Basically the iPhone, just like current OSX, is designed to work best with 1 gig or more of RAM. This is why you will not see willy-nilly multi tasking until that amount of RAM is reached. Apple was able to code and program its media player to function while most other tasks are being run, but that's about it. Don't expect to run Pandora while playing Hero of Sparta until your iPhone stats are similar to the first gen MacBook.



    Again, there is nothing inherently wrong with the way its programmed, however the device itself is WRONG for it.



    Not enuf gigabytez
  • Reply 9 of 10
    hirohiro Posts: 2,663member
    Bitching that the phone isn't outfit like a netbook isn't a very effective argument. It is a phone and operates in it's web-device/phone niche VERY well.



    My take on your analysis is you don't want to think about the real limitations of the hardware you are targeting, which is a very bad stance to take. You want laptop resources available. Well that ain't gonna happen. Plan better, more efficiently targeted graphic elements, thats where the vast majority of apps use their large RAM footprints. Code is pretty damn cheap, even when you tack on the Obj-C runtime.



    Mach, which is the core of Darwin, was designed to do memory management in the 1-4MB installed on a minicomputer days. So I really don't find your GB prejudice valid and your opinion that now it can't handle 256MB because it's too small a RAM footprint is grossly uninformed.
  • Reply 10 of 10
    pmzpmz Posts: 3,433member
    Quote:
    Originally Posted by Hiro View Post


    Bitching that the phone isn't outfit like a netbook isn't a very effective argument. It is a phone and operates in it's web-device/phone niche VERY well.



    My take on your analysis is you don't want to think about the real limitations of the hardware you are targeting, which is a very bad stance to take. You want laptop resources available. Well that ain't gonna happen. Plan better, more efficiently targeted graphic elements, thats where the vast majority of apps use their large RAM footprints. Code is pretty damn cheap, even when you tack on the Obj-C runtime.



    Mach, which is the core of Darwin, was designed to do memory management in the 1-4MB installed on a minicomputer days. So I really don't find your GB prejudice valid and your opinion that now it can't handle 256MB because it's too small a RAM footprint is grossly uninformed.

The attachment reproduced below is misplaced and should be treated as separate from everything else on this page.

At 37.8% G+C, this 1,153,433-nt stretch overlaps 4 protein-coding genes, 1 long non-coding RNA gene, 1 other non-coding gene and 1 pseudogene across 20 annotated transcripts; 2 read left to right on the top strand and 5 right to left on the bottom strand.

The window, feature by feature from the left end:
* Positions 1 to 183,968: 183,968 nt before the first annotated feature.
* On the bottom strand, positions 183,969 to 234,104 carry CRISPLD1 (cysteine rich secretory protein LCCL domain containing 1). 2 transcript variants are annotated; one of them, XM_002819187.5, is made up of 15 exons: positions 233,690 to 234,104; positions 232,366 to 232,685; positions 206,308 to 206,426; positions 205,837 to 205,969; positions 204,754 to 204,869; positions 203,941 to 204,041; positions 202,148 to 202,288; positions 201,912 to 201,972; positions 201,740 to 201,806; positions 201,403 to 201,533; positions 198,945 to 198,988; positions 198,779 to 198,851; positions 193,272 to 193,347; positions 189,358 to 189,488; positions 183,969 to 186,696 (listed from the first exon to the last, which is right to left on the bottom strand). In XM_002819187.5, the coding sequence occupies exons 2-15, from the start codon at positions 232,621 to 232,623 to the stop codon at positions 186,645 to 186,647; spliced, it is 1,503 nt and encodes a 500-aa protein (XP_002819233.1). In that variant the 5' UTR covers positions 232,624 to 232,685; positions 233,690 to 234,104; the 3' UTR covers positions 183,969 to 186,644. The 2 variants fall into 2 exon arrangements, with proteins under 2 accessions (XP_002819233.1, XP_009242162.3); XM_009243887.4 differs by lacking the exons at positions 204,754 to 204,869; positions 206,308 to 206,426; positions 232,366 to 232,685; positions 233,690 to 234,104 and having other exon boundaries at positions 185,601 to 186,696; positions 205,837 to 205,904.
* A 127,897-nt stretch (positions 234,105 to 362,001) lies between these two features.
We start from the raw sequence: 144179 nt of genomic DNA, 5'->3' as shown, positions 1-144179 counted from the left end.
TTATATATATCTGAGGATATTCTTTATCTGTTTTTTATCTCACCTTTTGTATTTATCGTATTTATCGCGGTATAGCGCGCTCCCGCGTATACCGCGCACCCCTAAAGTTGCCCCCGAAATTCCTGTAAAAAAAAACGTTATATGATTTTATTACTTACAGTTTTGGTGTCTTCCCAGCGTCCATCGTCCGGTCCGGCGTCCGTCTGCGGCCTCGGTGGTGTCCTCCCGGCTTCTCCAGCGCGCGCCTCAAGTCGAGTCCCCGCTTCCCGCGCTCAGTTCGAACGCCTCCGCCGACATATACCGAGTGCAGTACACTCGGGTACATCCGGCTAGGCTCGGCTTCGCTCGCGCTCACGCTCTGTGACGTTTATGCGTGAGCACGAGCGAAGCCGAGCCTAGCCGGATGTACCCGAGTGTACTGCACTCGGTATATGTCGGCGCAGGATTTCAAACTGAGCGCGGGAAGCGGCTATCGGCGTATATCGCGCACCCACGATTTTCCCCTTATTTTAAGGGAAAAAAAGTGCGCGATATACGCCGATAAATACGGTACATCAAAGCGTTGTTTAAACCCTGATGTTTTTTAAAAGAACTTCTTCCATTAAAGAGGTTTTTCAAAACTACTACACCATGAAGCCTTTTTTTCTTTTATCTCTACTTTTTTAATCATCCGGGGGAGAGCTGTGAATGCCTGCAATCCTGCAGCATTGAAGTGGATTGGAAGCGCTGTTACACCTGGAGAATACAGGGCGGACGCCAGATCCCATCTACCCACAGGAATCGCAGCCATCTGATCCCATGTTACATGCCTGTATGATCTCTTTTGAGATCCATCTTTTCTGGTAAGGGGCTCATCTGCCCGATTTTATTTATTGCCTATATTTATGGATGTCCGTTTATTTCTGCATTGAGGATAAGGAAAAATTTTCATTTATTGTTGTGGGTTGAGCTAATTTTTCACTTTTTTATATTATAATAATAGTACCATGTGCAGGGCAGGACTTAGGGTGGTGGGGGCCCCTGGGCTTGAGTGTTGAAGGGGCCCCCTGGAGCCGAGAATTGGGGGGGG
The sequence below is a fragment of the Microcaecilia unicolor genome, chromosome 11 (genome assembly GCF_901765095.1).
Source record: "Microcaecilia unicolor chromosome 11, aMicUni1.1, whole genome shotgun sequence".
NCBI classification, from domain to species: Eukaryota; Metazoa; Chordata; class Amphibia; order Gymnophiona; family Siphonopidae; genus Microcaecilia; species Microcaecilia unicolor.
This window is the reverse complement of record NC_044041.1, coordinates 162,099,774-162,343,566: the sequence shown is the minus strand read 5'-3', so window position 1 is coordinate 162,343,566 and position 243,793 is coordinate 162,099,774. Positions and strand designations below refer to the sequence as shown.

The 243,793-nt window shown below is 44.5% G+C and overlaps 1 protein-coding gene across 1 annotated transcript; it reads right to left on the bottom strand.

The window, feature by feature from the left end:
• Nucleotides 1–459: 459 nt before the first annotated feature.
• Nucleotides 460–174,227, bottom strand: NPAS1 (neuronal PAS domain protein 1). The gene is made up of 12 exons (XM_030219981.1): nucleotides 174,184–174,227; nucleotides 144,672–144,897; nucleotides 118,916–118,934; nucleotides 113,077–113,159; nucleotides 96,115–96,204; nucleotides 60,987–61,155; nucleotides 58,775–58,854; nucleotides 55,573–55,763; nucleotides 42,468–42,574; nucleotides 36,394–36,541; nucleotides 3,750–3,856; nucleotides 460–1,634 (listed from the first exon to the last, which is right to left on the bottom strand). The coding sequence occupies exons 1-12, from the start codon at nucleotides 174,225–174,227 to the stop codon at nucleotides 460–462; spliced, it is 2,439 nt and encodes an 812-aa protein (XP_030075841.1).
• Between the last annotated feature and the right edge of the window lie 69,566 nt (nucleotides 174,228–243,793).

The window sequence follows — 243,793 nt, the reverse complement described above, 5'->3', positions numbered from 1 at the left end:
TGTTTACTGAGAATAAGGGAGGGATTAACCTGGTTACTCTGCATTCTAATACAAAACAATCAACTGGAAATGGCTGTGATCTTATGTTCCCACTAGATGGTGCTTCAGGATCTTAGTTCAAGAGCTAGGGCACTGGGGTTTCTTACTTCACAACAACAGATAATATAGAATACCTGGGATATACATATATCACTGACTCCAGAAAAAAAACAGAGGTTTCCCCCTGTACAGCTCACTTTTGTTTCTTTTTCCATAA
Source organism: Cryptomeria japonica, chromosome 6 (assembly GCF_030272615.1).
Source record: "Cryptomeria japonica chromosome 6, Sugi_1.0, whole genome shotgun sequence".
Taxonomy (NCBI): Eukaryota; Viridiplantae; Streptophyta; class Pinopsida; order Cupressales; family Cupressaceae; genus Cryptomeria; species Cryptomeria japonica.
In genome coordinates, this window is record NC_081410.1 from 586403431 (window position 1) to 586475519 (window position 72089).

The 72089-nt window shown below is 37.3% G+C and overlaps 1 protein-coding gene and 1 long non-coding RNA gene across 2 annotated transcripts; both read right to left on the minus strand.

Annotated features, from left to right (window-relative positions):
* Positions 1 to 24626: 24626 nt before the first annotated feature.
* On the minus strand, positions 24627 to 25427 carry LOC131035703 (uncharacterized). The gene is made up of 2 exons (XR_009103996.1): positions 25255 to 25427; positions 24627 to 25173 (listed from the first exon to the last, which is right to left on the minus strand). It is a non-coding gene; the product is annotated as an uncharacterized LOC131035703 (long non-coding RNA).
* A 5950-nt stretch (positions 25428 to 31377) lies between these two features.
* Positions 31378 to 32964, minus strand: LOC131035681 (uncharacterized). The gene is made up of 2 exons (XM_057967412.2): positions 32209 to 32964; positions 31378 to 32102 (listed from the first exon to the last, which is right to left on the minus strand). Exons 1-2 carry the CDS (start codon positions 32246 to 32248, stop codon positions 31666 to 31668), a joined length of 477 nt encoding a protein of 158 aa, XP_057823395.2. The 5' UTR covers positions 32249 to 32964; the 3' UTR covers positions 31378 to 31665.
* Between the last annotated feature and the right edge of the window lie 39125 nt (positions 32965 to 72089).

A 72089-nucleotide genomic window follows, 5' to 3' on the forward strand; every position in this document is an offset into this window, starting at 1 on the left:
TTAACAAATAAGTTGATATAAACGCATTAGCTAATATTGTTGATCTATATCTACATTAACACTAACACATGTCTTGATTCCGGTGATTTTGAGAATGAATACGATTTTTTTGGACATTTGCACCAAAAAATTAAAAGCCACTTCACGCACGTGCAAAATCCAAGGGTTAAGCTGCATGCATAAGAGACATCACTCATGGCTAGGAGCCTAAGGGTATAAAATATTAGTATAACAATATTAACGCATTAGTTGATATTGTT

The iPhone already is outfit like a netbook. 256 mb is a lot of RAM. Only 4 years ago an Intel MacBook could run on that much just fine*.



    But even a 4 year old MacBook does not have a tragic coding flaw that causes memory to become unused.



    Memory becomes unused. Do you understand this? It gets used, then becomes unused..and thus, unusable.



    This type of behavior would be expected on portable OSX device than runs multiple apps, but has a poor programming side effect. On a device designed to run one app at a time, its a terrible programming oversight

    ------



    All of that nonsense aside:



    Apple's support documentation recommends frequent reboots of the iPhone to clear memory.....................? Why would this be the case if its not a significant BUG?



    The purpose of "Free Memory", is a soft way to accomplish the same task. Apple taking it away is simply a way of NOT acknowledging their problem, to point that they won't allow a fix to exist anymore.



    If they can't acknowledge that the problem exists, then they can't allow a 3rd party solution to exist. That would look really bad ( and it does / has ).



    Why have they not removed it until now? After 2 years? Well, arrogantly and simplistically, they "solved" the non-problem by releasing an iPhone with "twice da memory".



    Yes, this IS how arrogant and childish Apple is. They aren't going to program away these glitches. They are inherent. For those that don't understand the term in this context, it's a glitch that is otherwise essential to programming. Its deeply embedded, and will trickle down in all future OS revisions. Like genetics. Just like full OSX, inherent problems will remain until the day they re-write everything. ie: the Finder in Snow Leopard